P1280 icp code

Ckaas13

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I've got a 2000 Excursion with a P1280 ICP circuit low code that is stumping me. It started with a hard start/long crank and led into a running rough/no power. Inspected ICP sensor and connector and found damaged sensor and oil contamination in wiring pigtail. Replaced both with a Napa brand sensor and connector. Cleared codes and retested. Found code is still there. Plumbed in gauge to oil reservoir and checked low side oil pressure while cranking, found 50 psi. Plumbed in gauge to fuel filter housing and found base fuel pressure to be 60 psi while cranking. Found a ICP troubleshooting pinpoint test. Tested VREF and signals too ICP connector and found within spec. Disconnected PCM and ohm checked engine harness to PCM and found no issues. Monitored PIDS using FORSCAN. During cranking ICP is at 600 PSI, IPR is at 32%. After cranking for 65 seconds Engine finally started. ICP at 693 psi, IPR is at 28%, engine at 800 RPMS, total run time 1.5 minutes. If I shut the engine off and immediately try to restart it just cranks for probably 2 minutes and then starts but runs rough and tries to die. Im suspecting there is a short in the PCM itself but I would like to verify that for sure before I replace it. Any thoughts or suggestions?
 
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Your duty cycle is x2 what it should be. The PCM is commanding the pump to compensate for a hydraulic shortcoming.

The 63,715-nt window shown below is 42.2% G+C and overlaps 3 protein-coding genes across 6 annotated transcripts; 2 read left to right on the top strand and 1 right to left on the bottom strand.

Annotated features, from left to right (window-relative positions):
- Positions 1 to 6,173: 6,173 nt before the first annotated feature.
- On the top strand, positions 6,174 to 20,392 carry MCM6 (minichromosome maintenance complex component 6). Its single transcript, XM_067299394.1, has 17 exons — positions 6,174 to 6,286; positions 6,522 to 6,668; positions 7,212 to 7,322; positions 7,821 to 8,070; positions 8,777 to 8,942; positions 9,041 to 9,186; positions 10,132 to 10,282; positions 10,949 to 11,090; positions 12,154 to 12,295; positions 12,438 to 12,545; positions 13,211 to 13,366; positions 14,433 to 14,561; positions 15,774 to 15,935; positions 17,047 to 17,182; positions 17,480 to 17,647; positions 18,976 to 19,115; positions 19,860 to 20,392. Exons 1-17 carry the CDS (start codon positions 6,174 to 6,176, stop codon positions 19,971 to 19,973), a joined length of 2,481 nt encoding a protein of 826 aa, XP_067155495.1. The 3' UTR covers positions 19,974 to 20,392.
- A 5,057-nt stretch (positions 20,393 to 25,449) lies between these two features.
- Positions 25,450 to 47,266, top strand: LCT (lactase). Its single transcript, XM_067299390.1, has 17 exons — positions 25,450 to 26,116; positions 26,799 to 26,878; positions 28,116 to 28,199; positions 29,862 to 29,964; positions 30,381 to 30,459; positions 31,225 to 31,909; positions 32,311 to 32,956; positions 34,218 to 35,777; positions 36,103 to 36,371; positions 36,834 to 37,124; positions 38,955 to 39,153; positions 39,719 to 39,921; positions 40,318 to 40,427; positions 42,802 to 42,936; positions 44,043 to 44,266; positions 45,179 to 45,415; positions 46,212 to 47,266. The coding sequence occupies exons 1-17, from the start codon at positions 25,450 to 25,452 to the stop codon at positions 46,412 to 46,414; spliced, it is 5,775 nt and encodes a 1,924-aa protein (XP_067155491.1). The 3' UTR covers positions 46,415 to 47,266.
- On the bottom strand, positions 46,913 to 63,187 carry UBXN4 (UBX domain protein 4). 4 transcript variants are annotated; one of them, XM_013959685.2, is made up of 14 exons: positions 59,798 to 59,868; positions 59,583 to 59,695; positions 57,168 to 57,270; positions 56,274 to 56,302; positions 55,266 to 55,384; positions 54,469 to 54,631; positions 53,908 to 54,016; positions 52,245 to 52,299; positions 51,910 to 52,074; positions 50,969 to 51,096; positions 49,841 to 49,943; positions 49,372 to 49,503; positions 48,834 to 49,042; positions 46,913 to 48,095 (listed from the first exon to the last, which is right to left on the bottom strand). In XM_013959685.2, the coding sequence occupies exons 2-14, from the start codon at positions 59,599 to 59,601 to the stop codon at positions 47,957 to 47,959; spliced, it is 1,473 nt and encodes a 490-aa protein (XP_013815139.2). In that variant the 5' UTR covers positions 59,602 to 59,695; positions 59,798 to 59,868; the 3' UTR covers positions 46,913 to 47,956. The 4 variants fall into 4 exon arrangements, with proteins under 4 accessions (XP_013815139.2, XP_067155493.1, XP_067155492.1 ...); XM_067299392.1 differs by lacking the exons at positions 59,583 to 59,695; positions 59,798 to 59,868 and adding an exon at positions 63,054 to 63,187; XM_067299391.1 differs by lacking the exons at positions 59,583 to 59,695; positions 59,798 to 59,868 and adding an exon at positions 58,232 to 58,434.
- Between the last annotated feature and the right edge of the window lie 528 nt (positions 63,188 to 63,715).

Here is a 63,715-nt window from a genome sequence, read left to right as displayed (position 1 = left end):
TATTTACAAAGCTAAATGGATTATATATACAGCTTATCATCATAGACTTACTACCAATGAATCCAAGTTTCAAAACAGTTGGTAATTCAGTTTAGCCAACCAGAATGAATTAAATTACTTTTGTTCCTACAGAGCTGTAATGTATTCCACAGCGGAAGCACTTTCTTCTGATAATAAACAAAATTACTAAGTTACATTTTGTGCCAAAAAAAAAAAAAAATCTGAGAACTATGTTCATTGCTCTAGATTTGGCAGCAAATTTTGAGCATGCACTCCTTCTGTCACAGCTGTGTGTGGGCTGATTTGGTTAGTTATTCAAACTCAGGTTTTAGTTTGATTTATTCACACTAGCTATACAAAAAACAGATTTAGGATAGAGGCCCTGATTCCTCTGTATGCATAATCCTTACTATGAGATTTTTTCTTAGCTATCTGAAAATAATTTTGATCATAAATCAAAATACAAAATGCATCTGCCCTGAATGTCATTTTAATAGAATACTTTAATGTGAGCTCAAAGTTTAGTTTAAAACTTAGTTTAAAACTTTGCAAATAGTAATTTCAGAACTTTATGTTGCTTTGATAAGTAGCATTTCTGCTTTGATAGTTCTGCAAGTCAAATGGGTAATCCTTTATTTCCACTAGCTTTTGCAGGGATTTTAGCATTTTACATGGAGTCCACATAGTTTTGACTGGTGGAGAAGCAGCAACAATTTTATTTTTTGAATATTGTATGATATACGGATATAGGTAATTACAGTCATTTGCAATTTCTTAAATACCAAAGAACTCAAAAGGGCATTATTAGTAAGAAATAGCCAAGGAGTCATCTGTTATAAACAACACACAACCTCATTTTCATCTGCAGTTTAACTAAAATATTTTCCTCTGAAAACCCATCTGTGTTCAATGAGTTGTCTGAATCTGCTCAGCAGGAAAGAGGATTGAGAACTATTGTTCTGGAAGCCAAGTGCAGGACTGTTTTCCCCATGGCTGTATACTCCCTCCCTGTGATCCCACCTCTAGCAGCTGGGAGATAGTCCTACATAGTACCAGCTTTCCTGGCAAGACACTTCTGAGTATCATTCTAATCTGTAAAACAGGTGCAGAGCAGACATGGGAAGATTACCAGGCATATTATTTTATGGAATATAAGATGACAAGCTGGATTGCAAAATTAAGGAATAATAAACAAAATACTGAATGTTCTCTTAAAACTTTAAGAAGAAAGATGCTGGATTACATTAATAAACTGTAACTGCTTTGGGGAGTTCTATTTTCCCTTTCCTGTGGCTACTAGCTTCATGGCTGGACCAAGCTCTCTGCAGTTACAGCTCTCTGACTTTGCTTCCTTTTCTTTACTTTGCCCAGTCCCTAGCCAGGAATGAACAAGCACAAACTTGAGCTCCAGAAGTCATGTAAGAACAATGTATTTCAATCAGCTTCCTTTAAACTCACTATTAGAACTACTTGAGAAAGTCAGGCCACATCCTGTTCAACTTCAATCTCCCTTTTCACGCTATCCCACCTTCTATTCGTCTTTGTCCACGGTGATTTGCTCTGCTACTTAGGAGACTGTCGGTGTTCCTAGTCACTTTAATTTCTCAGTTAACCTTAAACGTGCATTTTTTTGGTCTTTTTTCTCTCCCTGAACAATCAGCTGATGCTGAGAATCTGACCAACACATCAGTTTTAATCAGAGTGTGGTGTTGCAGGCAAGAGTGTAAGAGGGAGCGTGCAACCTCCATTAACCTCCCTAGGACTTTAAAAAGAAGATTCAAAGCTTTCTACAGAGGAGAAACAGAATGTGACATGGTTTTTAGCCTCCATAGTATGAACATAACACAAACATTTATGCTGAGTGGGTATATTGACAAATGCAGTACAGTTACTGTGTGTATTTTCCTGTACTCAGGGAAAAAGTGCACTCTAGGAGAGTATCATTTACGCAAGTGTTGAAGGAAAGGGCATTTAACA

You can deadhead the pump to isolate the pump from injector Orings.
You can try a known good IPR.
You can verify a properly torqued pump drive gear if anybody has monkied with that.
In the past year, I’ve come across two trucks where the oil pain had been replaced. The person who replaced the pan used a bit too much RTV. Excess bead dropped into oil, seam around from awhile and eventually got sucked into the pickup screen cage. It looked like a coiled up grey snake in there. Low pressure reading was ok on testing but pressure won’t equate to flow.
 
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51D12841-305D-4F07-83EB-8482BA5153D8.jpeg
 
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You wrote that you were cranking for 65seconds. That will fry your starter. Never crank for more than about 8 seconds max and give it more than that too cool between cranks.
Just looking out for ya 🙂
 

Ckaas13

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Your duty cycle is x2 what it should be. The PCM is commanding the pump to compensate for a hydraulic shortcoming.
You can deadhead the pump to isolate the pump from injector Orings.
You can try a known good IPR.
You can verify a properly torqued pump drive gear if anybody has monkied with that.
In the past year, I’ve come across two trucks where the oil pain had been replaced. The person who replaced the pan used a bit too much RTV. Excess bead dropped into oil, seam around from awhile and eventually got sucked into the pickup screen cage. It looked like a coiled up grey snake in there. Low pressure reading was ok on testing but pressure won’t equate to flow.
What’s the best way to deadhead the pump, buy the plug kit for the high pressure line? I just got a quote from ford on new sensors and pigtails for the IPR and ICP. HPOP was recently replaced so I will check the mounting hardware and gear. The engine was rebuild about 100,000 miles ago, if a plugged pickup screen was an issue wouldn’t you see it when checking the oil reservoir level after cranking/running?
 
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If the screen got obstructed like the one in the photo, it will act up depending on how obstructive it is. It’s all about flow capability. Definitely more so when volume and pressure goes up.
The plug adapter kit is definitely the way to go for testing Orings and pump function.
 

Ckaas13

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As of right now, the plan is to sell or part out the vehicle. I bought the truck with the intention of it being something simple but this has turned into a bigger project than I wanted. Thanks for all the info
 
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